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EU Water Regs Bad For Scotland 2007-03-26

Posted by clype in Articles of Interest, Europe, Money, Scotland.

Two big reports into the turning of EU directives into Scots and UK law have been published in recent months.

Mr. Jim. Wallace’s report for the European and external relations committee of The Scottish Parliament took four examples of European directives and examined how they had been implemented in Scotland.

Similarly Lord Davidson’s Cabinet Office review examined how EU legislation was implemented in the UK generally.

Both reports found that so-called ‘gold plating’ — embellishing or overinterpreting externally imposed laws — is not as widespread as many in Scottish business claim. What then is behind the perception of over-regulation?

Rural businesses will tell you that they have most to do with how EU legislation is enforced and policed. They will also tell you that where gold-plating does occur, the effects can be devastating for these businesses. They are angry at the lack of ‘rural proofing’ of most legislation, claiming that the cost impact in the countryside is disproportionately higher than in more accessible urban areas.

One notorious example of this is in the implementation of the 1998 EU Drinking Water Directive by way of the Private Water Supplies (Scotland) Regulations 2006, which came into force in July last year. These regulations primarily affect rural and remote areas of Scotland where connection to the public water supply is not possible, and where reliance on private supplies is common.

The intention of the EU directive is laudable enough: to minimise risk to public health through consumption of water, whether from the public or private supplies. No-one disputes that protection of public health should be a priority.

However, the Scottish Executive in implementing the directive for private supplies took a ‘belt and braces’ approach. In addition to the requirements of the EU directive, it used powers granted under domestic legislation as well as guidelines from external sources, to ensure that the regulation of private water supplies in Scotland was as robust as possible.

The result? An onerous system of mandatory risk assessment and testing for supplies that reach a certain volume threshold or supply commercial buildings.

Strong lobbying from the rural sector has led the Scottish Executive to accept that residential let dwellings should not normally be considered as ‘commercial’. However, in its guidance to local authorities it insists that self-catering holiday lets should be deemed ‘commercial’.

The EU directive did not define what ‘commercial purpose’ should mean, leaving the Executive a degree of discretion. Typically, it has chosen not to exercise it for the benefit of business.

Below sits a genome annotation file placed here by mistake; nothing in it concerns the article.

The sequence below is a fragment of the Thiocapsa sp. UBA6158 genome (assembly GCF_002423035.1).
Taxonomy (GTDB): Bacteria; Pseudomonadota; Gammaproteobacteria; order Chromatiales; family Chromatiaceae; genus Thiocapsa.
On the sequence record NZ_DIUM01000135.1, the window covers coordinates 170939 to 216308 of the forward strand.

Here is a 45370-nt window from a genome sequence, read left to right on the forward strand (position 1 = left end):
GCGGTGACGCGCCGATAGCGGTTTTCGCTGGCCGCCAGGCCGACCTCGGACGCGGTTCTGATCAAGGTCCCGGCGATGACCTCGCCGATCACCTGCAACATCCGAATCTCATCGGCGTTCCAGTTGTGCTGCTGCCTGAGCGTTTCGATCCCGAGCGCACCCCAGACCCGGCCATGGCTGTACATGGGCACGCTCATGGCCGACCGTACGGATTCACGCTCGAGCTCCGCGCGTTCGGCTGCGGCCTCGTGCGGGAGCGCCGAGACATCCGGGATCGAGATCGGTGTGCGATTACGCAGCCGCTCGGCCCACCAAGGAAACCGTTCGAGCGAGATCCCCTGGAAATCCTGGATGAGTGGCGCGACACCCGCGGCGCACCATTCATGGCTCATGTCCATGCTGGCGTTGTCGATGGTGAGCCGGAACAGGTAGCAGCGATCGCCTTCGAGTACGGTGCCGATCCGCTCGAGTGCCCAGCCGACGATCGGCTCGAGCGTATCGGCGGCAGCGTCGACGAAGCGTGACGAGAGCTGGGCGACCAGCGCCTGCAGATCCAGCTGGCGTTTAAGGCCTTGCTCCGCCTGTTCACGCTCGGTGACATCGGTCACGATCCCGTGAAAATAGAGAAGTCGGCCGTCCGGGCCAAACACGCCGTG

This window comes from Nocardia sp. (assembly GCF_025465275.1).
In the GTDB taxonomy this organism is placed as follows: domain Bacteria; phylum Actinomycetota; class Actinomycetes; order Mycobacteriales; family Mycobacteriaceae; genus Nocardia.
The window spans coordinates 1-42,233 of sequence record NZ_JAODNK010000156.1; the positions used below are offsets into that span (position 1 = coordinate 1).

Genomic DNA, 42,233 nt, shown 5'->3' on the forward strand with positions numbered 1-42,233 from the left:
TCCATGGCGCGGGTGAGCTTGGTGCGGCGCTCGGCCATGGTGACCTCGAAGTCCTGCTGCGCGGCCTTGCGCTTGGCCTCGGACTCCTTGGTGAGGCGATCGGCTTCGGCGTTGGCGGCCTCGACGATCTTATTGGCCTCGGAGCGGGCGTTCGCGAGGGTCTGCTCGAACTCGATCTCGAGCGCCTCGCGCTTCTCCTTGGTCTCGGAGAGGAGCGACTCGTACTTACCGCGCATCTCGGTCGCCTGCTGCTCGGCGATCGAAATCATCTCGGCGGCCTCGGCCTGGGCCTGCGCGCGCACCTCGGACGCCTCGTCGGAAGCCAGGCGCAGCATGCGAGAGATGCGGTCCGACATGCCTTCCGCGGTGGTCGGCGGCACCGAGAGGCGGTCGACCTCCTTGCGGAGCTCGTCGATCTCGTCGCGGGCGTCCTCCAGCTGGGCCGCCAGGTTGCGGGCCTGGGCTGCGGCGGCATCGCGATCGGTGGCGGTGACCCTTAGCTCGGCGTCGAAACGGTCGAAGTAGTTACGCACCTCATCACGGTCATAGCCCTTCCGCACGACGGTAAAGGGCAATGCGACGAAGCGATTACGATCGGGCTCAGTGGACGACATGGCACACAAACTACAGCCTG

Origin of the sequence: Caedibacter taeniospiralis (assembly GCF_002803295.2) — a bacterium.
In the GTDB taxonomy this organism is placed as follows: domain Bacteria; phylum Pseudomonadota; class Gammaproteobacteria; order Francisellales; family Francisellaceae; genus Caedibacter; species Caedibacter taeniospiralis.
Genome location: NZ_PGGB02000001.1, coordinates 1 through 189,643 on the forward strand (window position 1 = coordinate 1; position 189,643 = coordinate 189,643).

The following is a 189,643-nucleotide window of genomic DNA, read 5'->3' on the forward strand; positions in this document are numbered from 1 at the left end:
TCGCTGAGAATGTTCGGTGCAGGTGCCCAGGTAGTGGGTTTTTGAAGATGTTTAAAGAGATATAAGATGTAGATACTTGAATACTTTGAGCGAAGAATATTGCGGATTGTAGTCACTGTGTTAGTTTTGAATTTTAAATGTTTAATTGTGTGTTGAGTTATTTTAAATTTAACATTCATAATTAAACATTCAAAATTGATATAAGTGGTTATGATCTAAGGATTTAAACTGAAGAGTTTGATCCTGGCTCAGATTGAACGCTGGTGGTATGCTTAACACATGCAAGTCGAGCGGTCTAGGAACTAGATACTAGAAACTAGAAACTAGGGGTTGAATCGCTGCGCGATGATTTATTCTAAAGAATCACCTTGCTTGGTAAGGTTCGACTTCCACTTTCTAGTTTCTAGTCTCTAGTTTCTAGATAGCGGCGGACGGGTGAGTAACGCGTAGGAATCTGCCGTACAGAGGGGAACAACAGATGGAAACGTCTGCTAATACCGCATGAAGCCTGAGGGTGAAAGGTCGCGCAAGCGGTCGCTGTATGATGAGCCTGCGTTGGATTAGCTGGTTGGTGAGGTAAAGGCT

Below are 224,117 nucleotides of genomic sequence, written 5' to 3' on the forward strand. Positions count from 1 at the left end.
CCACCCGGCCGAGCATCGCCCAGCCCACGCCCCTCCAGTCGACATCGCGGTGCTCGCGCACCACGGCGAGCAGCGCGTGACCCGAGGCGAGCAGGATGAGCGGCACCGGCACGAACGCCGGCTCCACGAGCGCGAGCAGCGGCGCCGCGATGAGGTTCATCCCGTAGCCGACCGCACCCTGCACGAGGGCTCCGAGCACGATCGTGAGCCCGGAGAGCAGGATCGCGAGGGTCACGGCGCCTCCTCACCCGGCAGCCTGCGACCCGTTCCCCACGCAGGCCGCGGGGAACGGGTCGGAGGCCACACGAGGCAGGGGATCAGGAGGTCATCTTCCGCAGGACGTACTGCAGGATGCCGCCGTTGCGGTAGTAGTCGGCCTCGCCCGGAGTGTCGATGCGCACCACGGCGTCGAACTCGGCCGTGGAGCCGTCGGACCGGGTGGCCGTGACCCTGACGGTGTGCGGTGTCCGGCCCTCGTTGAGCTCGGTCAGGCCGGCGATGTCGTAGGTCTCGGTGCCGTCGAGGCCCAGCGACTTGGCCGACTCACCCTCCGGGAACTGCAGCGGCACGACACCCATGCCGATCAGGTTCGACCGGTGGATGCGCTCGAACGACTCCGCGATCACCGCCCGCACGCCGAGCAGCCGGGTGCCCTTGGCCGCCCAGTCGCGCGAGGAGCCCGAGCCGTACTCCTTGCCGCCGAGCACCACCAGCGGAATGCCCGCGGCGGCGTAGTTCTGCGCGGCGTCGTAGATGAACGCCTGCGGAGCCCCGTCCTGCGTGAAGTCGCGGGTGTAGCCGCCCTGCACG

The directive also allowed leeway in the frequency of testing of smaller supplies. The Executive, however, opted for annual testing with its associated annual cost. It imposed maximum charges permissible by local authorities — and most local authorities are indeed charging water suppliers the maximum amount. The result is an expensive regime of annual testing (costing up to 750 GBP/year per supply), which will have a ruinous effect on the viability of some small holiday letting businesses.

Far better to have deemed supplies to all residential properties including holiday lets as domestic rather than commercial.

Any risk to public health for holiday lets, in particular, could have been managed effectively and cheaply by advisory notices on the status of the water — common practice throughout the world.

Instead, in Scotland we now have requirements for expensive testing and upgrading of supplies even, absurdly, for supplies that include a single holiday let. Some grant assistance is available for upgrade works but the real burden is in the annual testing charges for which no help is available.

The EU directive imposes duties on member states, not on individuals. As such it would have been reasonable for the public purse to bear the cost of the initial assessment of the status of Scottish water supplies against the EU directive’s standard, and for the costs of any subsequent testing regime to be proportionate to the supplier’s circumstances.

The Executive’s approach to this directive is an example of the heavy financial burden imposed on small rural businesses as a result of the way EU legislation is implemented and enforced in Scotland.

While the policy objective may be correct, the Executive’s approach to achieving this objective is disproportionate and without proper regard for the damage caused.

The new Executive urgently needs to review the implementation and enforcement of EU law in Scotland and to change it where necessary. The Private Water Supplies (Scotland) Regulations 2006 would be a good place to start.

CLIPPED FROM: ‘EU rules implemenation bleeds Scots businesses dry‘, JACKIE MCCREERY, The Scotsman, 2007-03-26

Jackie McCreery WS is director of policy and parliamentary affairs at the Scottish Rural Property & Business Association.



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